For the power up and down cycle of this IC (HV507) it states to connect and/or disconnect the ground. Plus remove the inputs and power supplies.
For the power supplies I would assume this would just mean turn them off.
For the inputs, I would assume this would mean just turning those off, or set them all LOW.
But why would I connect/disconnect the ground? I assume I would have to perform this using a relay?
Any help would be appreciated. HV507 datasheet, table 3.1 shows these details.
I’ve had a look at table 3.1 and ... seems strange ! ( although I’ve not understood in detail what the chip does )
Think I would look for some application examples ( google) to how people use it, seems an odd device to want to use - whats you project ??
Not strange at all. The internal latches must all be set before high voltage is applied to them. Makes sense, doesn't it?
Same applies to shut down. Remove all high voltage connections while latches are set and then power down the internal latches.
All equipment using a mix low voltages and high voltages do or should do the same order.
As far as I see, this does not mean that, in normal operation, you have to ever disconnect ground. It simply means never apply voltage(s) to the device without ground being connected.
What, incidentally, are going to use this chip for? The maximum high voltage current is very low.
The chip has separate GND and HVGND, the table 3.1 is unclear but I suspect its only talking about HVGND.
I see the Mouser datasheet for the device is a bit older that the one on the Microchip site. It is slightly less explicit about the power off sequence. It is not clear whether new engineering input has flown into this document or only "corporate identity" features and rewording.
Anyway, I found this schematic where the HV507 is used in a design.
The full project is here. The grounds in this design appears to be common to the logic and high voltage side. Maybe you can use parts of this design.
Ah okay. So I think what we are agreeing on here, is that the main point the sequencing table is talking about, is that Vdd should be on before Vpp (low voltage before high). Making sure GND is always connected. Thanks all
I'd just add the caveat that if you are making the grounds common, then that should be so.
However, neither datasheet (Supertex nor Microchip) is not very clear on what happens when the ground potentials are not the same or how far they may diverge. That would also be interesting information.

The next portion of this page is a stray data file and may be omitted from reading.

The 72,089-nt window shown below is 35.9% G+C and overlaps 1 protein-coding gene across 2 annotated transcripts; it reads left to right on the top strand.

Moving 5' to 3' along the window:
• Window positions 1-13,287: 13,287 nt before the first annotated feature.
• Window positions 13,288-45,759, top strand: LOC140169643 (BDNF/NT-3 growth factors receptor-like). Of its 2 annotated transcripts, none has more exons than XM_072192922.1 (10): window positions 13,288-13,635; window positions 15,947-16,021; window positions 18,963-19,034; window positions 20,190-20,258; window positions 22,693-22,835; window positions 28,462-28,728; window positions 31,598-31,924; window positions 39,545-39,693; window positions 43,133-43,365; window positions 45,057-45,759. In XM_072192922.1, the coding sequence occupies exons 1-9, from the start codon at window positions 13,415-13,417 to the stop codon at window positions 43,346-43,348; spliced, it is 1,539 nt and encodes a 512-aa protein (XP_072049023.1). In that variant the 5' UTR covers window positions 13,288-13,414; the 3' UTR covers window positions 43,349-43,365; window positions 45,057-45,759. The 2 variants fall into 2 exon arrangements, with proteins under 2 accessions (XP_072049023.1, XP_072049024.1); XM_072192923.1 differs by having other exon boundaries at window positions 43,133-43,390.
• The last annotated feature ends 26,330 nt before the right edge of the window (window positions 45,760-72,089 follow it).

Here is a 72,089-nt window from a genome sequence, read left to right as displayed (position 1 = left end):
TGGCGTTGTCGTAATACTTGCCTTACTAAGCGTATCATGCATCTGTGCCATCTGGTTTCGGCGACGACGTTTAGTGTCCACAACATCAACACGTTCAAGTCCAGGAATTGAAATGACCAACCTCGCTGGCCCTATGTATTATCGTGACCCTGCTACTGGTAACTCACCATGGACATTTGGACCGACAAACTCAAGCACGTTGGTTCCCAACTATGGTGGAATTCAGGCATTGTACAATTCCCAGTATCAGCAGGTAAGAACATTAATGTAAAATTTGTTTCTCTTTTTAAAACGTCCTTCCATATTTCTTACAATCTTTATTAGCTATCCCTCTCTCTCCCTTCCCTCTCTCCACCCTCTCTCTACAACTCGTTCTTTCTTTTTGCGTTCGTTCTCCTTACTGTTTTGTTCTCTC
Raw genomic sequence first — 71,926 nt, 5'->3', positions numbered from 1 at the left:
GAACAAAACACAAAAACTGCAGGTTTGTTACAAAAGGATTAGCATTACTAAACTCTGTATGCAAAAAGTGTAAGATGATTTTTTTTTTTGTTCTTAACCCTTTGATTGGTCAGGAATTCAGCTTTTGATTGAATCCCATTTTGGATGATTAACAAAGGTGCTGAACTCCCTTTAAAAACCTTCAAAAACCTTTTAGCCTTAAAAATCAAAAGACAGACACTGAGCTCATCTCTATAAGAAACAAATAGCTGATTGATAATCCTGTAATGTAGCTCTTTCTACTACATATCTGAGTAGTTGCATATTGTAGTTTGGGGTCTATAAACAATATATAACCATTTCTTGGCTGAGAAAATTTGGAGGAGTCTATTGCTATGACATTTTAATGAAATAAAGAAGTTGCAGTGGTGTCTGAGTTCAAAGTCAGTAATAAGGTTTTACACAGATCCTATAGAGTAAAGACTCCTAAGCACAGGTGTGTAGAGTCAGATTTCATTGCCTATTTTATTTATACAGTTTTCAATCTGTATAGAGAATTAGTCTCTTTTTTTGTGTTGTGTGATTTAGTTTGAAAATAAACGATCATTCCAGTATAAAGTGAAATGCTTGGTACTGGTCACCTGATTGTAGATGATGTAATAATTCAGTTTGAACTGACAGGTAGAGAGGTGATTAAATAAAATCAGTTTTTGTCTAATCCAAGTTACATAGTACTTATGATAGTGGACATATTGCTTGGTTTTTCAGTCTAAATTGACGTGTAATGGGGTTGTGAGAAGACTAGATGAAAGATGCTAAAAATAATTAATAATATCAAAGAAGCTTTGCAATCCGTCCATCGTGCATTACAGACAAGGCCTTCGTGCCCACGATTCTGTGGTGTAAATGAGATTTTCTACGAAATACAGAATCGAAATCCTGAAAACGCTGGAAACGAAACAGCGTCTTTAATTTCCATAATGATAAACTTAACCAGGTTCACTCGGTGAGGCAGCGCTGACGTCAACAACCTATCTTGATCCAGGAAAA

I will be connecting both grounds I think
The fact that is says, connect ground, rather than both, or an individual one, implies that they are both connected.
Would anyone have hardware ideas on how to build a cct that turns off the 160V+ before the 5V? As the power down dequence suggests?
Would a bunch of suppression caps on the 5V output and none on the 160V+ output be sufficient to keep the 5V high for long enough?
It is very low current you are switching. For a similar application, that is switching the high voltage from a Nixie tube power supply, I use an opto coupler TLP387. That can be driven from a 3.3 volt pin (with only a suitable series resistor)
I don't like the sound of that. If you want to switch 5 volts, use a transistor (or mosfet).
I am just trying to get my head around:
12V input, goes to 5V regulator for low level voltage and goes to a 160V boost for this IC.
If the whole cct looses the 12V in for example, how best could I design a cct so that the 5V regulator keep a little juice for longer than the 160V - meeting the power down sequence requirements of the datasheet?
OK. Then describe how you have designed the timings of the power switching in normal operation before considering the edge case of a power failure.
For example, have you got the 160v boost converter switched somehow via an Arduino GPIO pin so that it starts a few seconds after the 5 volt supply becomes available ? And, perhaps, the reverse, in a controlled shutdown, where the boost converter is switched off some time before the power supply /supplies are unlatched ?
Boost the 160V from the 5V rail perhaps? But another possibility is to high-side switch the 160V actively - perhaps a comparator detects if the 5V rail is dropping and
disconnects the 160V.
Or you simply arrange a much longer time constant for the 5V rail's decoupling.
I like the compatator idea. Something for me to try and figure out. Thanks Mark.
I've tried simulating this on LTspice... but not had much success. I've just tried varying the capacitance of a decoupling cap, and the discharging curve doesnt seem to show. Is this just a simulation error maybe? In my head, the discharge rate would be t=RC, so do I need a series resistance coming off both my 5V and 160V rails to create the characteristic discharge curve please?
Current idea: use an opto coupler like stated above to turn the HV in to that IC off when 12V is removed. Then it will definately be removed before the 5V rail caps discharge.
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